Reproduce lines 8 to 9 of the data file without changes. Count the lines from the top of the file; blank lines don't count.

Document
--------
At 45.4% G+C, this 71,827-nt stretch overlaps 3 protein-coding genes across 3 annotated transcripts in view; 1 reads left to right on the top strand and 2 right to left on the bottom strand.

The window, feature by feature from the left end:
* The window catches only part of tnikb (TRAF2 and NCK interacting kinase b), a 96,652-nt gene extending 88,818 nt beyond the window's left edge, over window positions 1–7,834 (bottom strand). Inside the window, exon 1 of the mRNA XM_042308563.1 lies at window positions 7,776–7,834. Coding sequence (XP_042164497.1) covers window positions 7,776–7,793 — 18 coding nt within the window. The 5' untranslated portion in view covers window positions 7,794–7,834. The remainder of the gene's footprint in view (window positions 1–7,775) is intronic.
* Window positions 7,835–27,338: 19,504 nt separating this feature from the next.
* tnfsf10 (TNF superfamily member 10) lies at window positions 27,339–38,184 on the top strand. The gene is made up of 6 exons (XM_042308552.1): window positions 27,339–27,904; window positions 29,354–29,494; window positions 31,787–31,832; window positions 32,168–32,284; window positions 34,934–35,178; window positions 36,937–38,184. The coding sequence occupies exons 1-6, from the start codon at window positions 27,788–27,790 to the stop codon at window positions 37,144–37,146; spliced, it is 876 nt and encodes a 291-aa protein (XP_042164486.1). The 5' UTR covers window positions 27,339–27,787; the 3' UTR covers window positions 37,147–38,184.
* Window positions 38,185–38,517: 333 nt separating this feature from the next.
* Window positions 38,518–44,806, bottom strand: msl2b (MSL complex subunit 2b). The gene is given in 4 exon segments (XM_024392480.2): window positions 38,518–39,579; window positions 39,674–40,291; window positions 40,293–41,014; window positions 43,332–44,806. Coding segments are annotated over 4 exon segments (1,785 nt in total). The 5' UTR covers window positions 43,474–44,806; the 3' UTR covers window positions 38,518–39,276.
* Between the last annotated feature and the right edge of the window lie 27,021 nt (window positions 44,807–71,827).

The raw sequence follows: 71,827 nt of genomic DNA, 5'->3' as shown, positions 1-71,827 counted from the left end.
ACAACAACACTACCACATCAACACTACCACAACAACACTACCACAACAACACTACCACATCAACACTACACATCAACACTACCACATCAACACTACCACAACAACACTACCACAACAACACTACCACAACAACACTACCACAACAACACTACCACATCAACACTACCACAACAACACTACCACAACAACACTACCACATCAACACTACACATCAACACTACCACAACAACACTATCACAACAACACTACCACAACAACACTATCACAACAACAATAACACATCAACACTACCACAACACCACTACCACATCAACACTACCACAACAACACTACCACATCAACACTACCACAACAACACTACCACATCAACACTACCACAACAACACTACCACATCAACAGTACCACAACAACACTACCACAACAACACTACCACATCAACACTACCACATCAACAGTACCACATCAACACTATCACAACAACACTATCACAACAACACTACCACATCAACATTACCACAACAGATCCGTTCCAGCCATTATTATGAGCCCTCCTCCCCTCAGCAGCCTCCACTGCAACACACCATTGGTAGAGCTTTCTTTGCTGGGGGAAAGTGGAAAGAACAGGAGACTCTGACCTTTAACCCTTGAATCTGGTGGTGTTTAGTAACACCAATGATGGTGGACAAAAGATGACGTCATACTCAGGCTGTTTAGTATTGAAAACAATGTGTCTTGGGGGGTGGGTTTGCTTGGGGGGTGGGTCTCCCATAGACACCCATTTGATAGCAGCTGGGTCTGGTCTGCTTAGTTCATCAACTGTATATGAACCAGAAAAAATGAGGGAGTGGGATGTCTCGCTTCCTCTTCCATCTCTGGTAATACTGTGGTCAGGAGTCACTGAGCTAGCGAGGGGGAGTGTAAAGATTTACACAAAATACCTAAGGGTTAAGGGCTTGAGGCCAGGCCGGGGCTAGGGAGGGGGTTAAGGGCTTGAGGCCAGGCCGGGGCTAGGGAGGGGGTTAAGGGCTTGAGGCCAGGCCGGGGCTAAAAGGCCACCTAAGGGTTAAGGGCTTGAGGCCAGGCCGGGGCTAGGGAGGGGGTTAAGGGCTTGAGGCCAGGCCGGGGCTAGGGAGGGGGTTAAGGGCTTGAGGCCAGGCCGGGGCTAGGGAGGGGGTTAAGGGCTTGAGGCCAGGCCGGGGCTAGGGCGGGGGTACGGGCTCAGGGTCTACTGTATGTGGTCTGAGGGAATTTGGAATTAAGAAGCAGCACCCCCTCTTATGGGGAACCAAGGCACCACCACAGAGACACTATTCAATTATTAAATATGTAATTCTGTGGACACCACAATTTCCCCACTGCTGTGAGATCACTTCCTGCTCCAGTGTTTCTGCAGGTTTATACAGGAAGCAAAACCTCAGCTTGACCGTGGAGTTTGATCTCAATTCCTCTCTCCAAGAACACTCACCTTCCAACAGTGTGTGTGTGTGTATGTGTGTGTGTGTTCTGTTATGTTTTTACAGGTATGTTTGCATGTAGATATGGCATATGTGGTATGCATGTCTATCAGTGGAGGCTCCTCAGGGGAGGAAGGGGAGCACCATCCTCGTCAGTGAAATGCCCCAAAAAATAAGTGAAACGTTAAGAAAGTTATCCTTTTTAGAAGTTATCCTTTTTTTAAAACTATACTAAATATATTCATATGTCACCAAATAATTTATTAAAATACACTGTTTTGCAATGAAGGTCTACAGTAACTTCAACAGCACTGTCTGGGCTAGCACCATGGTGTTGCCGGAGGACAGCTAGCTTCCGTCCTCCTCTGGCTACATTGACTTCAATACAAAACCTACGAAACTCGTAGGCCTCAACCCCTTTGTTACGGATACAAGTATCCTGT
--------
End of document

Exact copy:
* Between the last annotated feature and the right edge of the window lie 27,021 nt (window positions 44,807–71,827).

The raw sequence follows: 71,827 nt of genomic DNA, 5'->3' as shown, positions 1-71,827 counted from the left end.